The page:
Taking the fizz out of the cola major, Kerala Assembly on Thurday passed a bill to set up a special tribunal to realize compensation from Coca Cola for the ‘environmental loss and other damages’ caused by its bottling plant in Plachimada in Palakkad district.
The first state to ban coke in 2006, the CPM led Left Democratic Front has rushed through the rare legislation targeting the cola giant on the final day of the Assembly Session. However, the Indian wing of the American major, Hindustan Coca Cola Beverages Limited, strongly deplored the move.
"Though Coke received many favorable verdicts from the judiciary, the government seems adamant to punish it." “The bill is devoid of any facts or scientific data. We have not given a chance to present our case. We are disappointed with the latest move,” it said in a statement adding it would explore all possible options.
The latest bill was on the basis of the recommendations of a high powered committee which found that a loss of Rs 216.6 had been caused by the cola plant.
Surprisingly, it was the previous LDF government, led by E K Nayanar, which had invited both Coke and Pepsi to open their factory outlets in the state. Set up in a drought affected area of the state, both were heavily subsidised initially.
The CPI(M) led LDF government rushed through the bill on the final day of the present assembly while the House was in uproar with Congress led UDF opposition pressing for an adjournment on a different issue.
The bill was based on the recommendations of a high powered committee, headed by a senior bureaucrat, which found that a loss of Rs 216.16 crore had been caused by the plant of the Hindustan Coca Cola Beverages at Plachimada village in Palakkad district.
The bill, titled "The Plachimada Coca Cola Victims Relief and Compensation Claims Tribunal Bill 2011," said the plant had caused environmental, soil degradation and water contamination due to over extraction of ground water leading to drinking water scarcity and decline in agriculture due to disposal of sludge, which contained metals like cadmium, lead and chromium.
It said the sludge disposal also affected the health of people causing skin ailments, breathing problems and other debilities.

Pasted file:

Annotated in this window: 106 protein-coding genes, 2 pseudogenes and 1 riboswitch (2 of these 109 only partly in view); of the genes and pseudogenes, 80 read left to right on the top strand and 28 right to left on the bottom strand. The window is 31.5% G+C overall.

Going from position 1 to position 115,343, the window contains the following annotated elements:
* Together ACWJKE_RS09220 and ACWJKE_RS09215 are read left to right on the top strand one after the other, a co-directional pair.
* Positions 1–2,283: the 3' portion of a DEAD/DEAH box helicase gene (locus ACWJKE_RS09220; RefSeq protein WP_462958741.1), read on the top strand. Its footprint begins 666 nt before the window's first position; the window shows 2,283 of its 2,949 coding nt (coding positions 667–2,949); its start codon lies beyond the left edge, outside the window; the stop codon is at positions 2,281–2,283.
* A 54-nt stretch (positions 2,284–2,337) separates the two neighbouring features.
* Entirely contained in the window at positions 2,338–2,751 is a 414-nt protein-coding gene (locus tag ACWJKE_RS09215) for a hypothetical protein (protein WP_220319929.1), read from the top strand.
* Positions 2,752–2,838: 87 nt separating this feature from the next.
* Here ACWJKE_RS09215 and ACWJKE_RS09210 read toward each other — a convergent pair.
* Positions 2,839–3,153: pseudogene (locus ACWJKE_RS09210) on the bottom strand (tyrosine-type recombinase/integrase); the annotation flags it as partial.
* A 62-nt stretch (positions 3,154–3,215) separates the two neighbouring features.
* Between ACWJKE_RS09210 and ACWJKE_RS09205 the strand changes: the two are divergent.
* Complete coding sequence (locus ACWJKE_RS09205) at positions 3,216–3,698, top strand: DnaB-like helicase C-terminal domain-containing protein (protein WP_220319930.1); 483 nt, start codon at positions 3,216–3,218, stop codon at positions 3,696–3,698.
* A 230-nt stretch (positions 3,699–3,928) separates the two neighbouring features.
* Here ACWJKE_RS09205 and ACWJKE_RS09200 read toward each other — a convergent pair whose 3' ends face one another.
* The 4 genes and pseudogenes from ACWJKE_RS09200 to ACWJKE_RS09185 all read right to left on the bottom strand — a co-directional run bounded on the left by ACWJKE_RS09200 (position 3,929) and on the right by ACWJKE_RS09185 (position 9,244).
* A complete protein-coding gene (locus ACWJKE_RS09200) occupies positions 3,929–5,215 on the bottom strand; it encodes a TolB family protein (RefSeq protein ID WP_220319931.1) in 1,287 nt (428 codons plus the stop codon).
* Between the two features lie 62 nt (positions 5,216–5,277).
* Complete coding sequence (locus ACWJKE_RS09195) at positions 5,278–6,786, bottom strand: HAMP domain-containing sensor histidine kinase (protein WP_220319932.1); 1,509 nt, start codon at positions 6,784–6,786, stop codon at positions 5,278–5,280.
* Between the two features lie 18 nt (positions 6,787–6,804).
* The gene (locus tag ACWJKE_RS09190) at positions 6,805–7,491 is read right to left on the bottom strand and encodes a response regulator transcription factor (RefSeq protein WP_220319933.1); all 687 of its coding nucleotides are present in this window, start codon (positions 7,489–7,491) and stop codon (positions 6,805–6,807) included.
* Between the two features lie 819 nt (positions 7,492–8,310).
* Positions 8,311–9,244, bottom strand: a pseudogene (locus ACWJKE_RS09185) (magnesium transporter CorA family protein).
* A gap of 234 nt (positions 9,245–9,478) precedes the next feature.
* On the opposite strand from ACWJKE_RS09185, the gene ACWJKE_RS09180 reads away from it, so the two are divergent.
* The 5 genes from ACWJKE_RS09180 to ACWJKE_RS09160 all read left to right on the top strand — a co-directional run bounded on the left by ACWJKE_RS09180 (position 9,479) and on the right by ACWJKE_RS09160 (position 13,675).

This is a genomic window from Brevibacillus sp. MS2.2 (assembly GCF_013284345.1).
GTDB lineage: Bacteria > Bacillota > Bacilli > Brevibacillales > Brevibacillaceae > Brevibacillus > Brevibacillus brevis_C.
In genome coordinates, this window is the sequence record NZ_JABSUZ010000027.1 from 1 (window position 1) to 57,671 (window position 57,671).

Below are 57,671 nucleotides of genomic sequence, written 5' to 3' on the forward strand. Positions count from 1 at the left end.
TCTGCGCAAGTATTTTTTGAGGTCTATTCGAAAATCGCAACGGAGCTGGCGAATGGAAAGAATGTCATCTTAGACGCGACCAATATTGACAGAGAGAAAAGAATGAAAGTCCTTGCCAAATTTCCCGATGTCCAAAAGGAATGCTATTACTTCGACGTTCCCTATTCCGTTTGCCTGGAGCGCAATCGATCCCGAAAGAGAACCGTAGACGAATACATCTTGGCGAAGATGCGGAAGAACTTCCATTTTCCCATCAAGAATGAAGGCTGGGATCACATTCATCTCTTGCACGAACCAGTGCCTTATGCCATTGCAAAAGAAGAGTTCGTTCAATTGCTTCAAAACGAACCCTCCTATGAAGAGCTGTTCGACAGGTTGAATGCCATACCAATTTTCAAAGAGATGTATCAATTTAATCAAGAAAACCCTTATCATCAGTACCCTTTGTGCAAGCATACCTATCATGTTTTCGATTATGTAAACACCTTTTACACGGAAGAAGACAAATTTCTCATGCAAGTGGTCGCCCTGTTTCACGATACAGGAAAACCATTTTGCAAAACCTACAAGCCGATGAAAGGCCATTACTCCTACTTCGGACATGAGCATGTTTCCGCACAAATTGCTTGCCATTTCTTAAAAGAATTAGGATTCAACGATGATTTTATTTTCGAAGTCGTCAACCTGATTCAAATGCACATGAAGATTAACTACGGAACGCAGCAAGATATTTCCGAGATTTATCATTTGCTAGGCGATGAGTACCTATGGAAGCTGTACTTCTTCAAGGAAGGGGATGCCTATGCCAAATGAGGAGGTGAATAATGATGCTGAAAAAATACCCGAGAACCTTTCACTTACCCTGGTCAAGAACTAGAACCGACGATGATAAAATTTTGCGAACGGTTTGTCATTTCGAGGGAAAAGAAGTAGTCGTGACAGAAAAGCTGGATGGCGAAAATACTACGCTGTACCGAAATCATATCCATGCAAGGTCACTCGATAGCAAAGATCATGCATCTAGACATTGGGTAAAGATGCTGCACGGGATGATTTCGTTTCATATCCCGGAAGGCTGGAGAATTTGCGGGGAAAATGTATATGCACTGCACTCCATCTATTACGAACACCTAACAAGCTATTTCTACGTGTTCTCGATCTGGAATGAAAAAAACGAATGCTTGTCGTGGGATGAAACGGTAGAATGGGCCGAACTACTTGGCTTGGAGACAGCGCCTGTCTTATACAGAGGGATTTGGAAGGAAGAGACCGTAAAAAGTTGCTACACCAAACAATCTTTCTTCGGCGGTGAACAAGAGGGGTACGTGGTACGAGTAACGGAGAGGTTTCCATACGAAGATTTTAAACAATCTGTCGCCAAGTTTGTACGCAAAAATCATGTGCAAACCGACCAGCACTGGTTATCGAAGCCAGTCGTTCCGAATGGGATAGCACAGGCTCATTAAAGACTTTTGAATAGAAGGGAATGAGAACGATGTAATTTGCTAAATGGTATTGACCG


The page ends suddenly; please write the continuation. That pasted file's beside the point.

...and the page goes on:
The special tribunal was intended to settle all disputes on problems caused by the plant within a fixed timelimit. The Plachimada plant has been virtually dysfunctional for several years, following prolonged agitations by resistance groups, including tribals and legal battles against extraction of ground water by the company.
At one point of time, the state Government even banned production and sale of cola but it was lifted later following a high court order. The bill was returned to the House on Thursday after consideration by a Subject Committee which had on it, members from both ruling and opposition sides.
The three member tribunal will have powers to consider petitions for compensation or restitution of property damaged, against the company, arising out of grievances due to violation of laws relating to environment, air and water pollution.
A release from HCCB said "We are disappointed in the Plachimada Tribunal Bill and the flawed process on which it is based. This Bill is devoid of facts, scientific data or any input from or consideration given to the Company." It said the company was never offered an opportunity to present facts, engage in dialogue or share independent data before the bill was tabled or passed.
Kerala government in June, 2010 decided to set up a tribunal to assess actual compensation due to every applicant
The issue goes back to 2003, when there were movements against alleged depletion and contamination of groundwater by the company’s Plachimada plant.